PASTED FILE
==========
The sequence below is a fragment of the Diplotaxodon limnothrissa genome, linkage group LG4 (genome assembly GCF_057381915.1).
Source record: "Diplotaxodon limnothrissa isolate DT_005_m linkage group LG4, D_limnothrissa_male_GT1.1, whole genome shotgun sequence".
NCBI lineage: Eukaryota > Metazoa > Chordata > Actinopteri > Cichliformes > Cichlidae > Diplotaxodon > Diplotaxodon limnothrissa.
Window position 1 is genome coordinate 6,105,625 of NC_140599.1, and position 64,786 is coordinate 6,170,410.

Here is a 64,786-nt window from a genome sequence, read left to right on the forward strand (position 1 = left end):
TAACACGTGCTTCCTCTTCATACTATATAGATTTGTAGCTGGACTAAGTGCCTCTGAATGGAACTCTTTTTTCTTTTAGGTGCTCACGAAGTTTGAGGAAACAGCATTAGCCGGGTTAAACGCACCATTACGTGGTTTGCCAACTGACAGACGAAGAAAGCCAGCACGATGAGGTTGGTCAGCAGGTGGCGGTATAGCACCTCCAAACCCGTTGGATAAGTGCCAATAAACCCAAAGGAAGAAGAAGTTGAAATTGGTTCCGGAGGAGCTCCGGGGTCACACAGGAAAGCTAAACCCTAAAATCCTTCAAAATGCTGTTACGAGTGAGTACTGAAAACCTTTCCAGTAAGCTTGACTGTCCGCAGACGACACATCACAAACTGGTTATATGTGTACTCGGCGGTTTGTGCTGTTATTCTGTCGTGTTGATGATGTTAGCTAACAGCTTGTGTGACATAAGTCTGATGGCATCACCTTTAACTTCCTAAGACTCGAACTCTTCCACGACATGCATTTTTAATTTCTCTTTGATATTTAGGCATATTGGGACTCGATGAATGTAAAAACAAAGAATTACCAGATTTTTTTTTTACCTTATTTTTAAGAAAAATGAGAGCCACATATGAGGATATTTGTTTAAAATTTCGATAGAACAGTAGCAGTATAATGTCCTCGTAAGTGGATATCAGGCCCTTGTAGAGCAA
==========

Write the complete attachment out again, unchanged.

The sequence below is a fragment of the Diplotaxodon limnothrissa genome, linkage group LG4 (genome assembly GCF_057381915.1).
Source record: "Diplotaxodon limnothrissa isolate DT_005_m linkage group LG4, D_limnothrissa_male_GT1.1, whole genome shotgun sequence".
NCBI lineage: Eukaryota > Metazoa > Chordata > Actinopteri > Cichliformes > Cichlidae > Diplotaxodon > Diplotaxodon limnothrissa.
Window position 1 is genome coordinate 6,105,625 of NC_140599.1, and position 64,786 is coordinate 6,170,410.

Here is a 64,786-nt window from a genome sequence, read left to right on the forward strand (position 1 = left end):
TAACACGTGCTTCCTCTTCATACTATATAGATTTGTAGCTGGACTAAGTGCCTCTGAATGGAACTCTTTTTTCTTTTAGGTGCTCACGAAGTTTGAGGAAACAGCATTAGCCGGGTTAAACGCACCATTACGTGGTTTGCCAACTGACAGACGAAGAAAGCCAGCACGATGAGGTTGGTCAGCAGGTGGCGGTATAGCACCTCCAAACCCGTTGGATAAGTGCCAATAAACCCAAAGGAAGAAGAAGTTGAAATTGGTTCCGGAGGAGCTCCGGGGTCACACAGGAAAGCTAAACCCTAAAATCCTTCAAAATGCTGTTACGAGTGAGTACTGAAAACCTTTCCAGTAAGCTTGACTGTCCGCAGACGACACATCACAAACTGGTTATATGTGTACTCGGCGGTTTGTGCTGTTATTCTGTCGTGTTGATGATGTTAGCTAACAGCTTGTGTGACATAAGTCTGATGGCATCACCTTTAACTTCCTAAGACTCGAACTCTTCCACGACATGCATTTTTAATTTCTCTTTGATATTTAGGCATATTGGGACTCGATGAATGTAAAAACAAAGAATTACCAGATTTTTTTTTTACCTTATTTTTAAGAAAAATGAGAGCCACATATGAGGATATTTGTTTAAAATTTCGATAGAACAGTAGCAGTATAATGTCCTCGTAAGTGGATATCAGGCCCTTGTAGAGCAA